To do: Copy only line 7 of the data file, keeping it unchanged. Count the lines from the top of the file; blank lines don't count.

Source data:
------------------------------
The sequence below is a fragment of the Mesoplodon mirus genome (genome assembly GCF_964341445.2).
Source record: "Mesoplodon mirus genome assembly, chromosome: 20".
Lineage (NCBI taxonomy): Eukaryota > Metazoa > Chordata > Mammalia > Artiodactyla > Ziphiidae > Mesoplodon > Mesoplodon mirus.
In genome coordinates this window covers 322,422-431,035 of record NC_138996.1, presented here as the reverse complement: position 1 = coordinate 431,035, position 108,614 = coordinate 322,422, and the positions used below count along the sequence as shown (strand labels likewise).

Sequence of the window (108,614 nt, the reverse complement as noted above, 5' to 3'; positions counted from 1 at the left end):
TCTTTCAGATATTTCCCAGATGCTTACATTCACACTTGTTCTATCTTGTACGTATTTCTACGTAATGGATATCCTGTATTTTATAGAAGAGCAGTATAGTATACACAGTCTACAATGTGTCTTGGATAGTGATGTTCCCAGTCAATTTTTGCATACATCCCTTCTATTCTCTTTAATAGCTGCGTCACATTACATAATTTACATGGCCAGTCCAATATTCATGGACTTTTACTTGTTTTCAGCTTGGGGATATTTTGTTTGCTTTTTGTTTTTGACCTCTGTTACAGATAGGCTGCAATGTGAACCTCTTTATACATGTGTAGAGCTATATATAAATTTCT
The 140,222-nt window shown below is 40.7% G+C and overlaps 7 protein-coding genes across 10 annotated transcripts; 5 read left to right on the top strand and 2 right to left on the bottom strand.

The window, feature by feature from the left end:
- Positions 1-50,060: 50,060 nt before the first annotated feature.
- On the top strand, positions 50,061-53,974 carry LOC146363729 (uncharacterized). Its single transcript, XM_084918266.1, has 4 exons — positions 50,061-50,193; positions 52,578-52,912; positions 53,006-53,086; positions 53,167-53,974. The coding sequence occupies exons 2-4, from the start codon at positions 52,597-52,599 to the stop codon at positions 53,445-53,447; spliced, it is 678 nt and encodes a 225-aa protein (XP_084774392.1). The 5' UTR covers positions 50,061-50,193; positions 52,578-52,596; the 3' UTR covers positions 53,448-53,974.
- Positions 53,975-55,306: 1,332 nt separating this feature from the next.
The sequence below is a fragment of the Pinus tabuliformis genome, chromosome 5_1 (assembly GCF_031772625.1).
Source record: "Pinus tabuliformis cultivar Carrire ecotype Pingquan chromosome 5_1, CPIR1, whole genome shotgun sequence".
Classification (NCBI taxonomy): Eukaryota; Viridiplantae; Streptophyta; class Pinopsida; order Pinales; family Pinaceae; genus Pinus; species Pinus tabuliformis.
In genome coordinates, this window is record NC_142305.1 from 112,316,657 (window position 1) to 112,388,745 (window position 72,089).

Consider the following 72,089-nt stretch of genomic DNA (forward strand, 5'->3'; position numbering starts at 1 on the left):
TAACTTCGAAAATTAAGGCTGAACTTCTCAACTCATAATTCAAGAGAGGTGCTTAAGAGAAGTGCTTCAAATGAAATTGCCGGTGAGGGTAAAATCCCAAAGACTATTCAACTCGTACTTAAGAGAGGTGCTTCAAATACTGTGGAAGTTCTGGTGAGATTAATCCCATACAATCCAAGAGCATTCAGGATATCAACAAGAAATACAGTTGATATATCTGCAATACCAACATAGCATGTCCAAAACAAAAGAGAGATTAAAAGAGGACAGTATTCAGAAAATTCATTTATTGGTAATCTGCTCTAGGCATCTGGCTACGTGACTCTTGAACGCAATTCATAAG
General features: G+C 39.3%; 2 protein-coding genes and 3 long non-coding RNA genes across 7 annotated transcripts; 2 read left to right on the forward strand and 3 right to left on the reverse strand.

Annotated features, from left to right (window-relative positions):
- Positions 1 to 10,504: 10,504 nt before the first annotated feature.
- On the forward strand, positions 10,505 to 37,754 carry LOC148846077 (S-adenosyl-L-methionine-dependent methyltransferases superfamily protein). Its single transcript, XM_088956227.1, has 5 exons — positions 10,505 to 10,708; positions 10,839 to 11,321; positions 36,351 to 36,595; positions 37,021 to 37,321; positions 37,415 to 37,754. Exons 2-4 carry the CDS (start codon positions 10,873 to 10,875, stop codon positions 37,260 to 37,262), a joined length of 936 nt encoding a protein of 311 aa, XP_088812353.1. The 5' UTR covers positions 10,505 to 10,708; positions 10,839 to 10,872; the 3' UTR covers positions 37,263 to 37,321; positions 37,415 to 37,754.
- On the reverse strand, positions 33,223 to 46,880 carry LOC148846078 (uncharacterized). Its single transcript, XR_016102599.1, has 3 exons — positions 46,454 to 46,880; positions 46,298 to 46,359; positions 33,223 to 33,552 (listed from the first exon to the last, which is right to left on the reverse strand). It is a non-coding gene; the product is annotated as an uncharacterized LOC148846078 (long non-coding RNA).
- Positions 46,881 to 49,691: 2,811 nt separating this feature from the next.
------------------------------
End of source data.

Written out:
The 140,222-nt window shown below is 40.7% G+C and overlaps 7 protein-coding genes across 10 annotated transcripts; 5 read left to right on the top strand and 2 right to left on the bottom strand.